“I was really into Metallica and Dream Theatre, then started listening to Sound Tribe Sector 9 and Umphreys, all these bands that bridge between other types of music and jam music.

-Justin Neely

Do you still bring that heavy metal influence into your music?

Justin: “Oh yeah.  Not super thrashy, but definitely our heavy side has come through… and it is very well reciprocated from the crowd…  People have come up to me and said, “I really don’t like metal but when you guys play it, I love it.””

“It definitely comes through in our improvisation” adds Dylan.  

photo by Tara Gracer

Jam scene evolution

Jam music is well known for incorporating many different styles from other genres, as a mosaic is made of many shards to form a whole image.  I wanted to ask how their impression of the scene has changed from when they started to today.  For reference, Eminence Ensemble formed around 2009.

Dylan: “There was quite an influx of dubstep and EDM music around that point.  Bassnectar was huge and obviously Sound Tribe [STS9]… I think they were doing a couple nights at Red Rocks each year and we were hittin’ every one.  I think as it evolved, the market got much more saturated with the Jam-tronica sound.  And at the same time we were really digging into bands like Umphrey’s and Phish, and trying to capture their fans as well.”  That didn’t stop them from learning how to make electronic music.  “I played bass and computer our first gig.  I didn’t even touch my guitar…  It was absurd.”

Those early experiments in mixing electronic music with traditional rock n roll were very informative in their jam style, specifically with how to create exciting moments and big drops.  “I think musicianship eventually came through the chaos.”  Their efforts to combine the musical influences of all the different members, from metal to electronic to jam, and make it all into a cohesive sound, culminated in the success of their latest album.  “I think we really hit it on the head of the nail with that.”

Dylan: “I’ve only been playing in a jam band since 2020… but I’ve been a fan of the jam scene… since 2012.  And what I’ve noticed in that time, there was definitely more of a welcoming crowd for weirdness in composition.  Like more atypical, progressive styles of writing, and bands that do that sort of thing like Dopapod, or a really great band out of Chicago called Mungion that does that really well.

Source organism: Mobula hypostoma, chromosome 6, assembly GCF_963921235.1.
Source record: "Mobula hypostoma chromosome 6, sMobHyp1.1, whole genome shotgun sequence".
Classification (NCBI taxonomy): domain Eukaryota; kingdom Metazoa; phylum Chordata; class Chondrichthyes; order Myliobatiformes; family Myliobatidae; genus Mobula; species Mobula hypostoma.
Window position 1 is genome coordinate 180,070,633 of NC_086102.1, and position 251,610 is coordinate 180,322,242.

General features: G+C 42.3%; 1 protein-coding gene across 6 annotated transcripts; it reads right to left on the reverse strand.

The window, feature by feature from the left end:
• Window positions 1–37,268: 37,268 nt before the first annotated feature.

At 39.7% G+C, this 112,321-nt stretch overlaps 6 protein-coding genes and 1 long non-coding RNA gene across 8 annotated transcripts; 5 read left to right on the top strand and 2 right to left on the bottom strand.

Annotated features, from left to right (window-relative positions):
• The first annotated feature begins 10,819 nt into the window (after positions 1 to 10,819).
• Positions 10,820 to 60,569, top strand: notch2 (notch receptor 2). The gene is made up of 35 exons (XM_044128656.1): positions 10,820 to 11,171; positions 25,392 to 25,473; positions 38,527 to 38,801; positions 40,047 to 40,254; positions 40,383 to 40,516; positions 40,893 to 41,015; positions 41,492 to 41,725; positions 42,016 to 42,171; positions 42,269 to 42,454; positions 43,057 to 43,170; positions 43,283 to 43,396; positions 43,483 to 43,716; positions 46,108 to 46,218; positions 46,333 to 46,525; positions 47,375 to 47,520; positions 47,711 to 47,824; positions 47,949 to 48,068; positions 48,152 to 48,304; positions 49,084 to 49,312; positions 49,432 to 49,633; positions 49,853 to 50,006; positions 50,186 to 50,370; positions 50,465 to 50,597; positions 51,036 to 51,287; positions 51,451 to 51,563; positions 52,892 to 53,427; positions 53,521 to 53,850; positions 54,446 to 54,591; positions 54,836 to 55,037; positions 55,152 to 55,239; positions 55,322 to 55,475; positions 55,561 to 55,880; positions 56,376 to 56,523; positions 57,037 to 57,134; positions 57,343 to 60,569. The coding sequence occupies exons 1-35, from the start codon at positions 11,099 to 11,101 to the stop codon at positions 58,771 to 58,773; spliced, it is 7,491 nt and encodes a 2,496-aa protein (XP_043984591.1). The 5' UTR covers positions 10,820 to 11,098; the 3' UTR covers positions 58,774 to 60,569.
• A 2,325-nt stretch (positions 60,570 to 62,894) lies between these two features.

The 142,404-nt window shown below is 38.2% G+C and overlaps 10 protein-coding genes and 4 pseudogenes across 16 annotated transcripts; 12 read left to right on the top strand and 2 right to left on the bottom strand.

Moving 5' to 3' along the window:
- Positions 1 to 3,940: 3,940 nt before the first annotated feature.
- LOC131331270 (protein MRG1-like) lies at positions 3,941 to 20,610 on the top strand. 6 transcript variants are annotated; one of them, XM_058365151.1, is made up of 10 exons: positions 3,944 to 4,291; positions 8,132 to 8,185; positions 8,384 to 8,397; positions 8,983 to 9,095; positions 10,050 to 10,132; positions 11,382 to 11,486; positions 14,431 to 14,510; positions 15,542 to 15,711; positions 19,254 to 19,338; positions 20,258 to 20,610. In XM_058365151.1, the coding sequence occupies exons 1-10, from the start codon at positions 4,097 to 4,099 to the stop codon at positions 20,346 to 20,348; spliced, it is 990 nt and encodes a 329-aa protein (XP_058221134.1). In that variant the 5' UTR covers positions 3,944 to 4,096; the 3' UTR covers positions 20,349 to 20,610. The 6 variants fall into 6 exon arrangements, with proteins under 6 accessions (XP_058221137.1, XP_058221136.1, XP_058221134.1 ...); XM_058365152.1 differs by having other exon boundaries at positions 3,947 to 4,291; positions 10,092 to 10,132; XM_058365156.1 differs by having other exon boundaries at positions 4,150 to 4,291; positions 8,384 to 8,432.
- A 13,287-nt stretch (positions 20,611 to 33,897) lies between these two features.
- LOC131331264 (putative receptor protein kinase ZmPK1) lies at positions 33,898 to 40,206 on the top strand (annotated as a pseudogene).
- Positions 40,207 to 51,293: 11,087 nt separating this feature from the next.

“I feel like the jam scene since then has… pivoted more towards traditional songwriting and feel-good energy.  I feel like the people have just gravitated towards having a good time.”

One could make the argument that jam music was always about celebration and partying and feeling happy.  Perhaps in the face of the challenges of the pandemic and post-pandemic world, people are turning to music for escapism more than ever.

Dylan continues.  “That seems to be what the people wanna hear these days… that’s what’s selling.  But we have to be true to who we are and be authentic.  Authenticity, I think, comes before anything.”

Justin: “When we were young, everyone who was musical was trying to be in a band.  As we grow older… a lot of bands split up… and maybe they realize they weren’t passionate enough.  Especially thru the pandemic… and I think that the bands that made it thru really had something to say.”


When did you switch from being a live band and just playing shows and putting out covers to writing original material, or was that always the plan from the beginning?

Justin, “It was always the angle for sure, or the dream… I think a lot of finding your voice is finding voices you like that resonate with you and collecting those voices.  And then once you have enough knowledge or experience you can develop who you are as a person.  I think everyone does it, musically or not, as an adult.

“Mouse Hunt [the band’s first album] we were experimenting.  A lot of songs had done well live, and a lot of songs we were just trying to write so we had more songs to play.”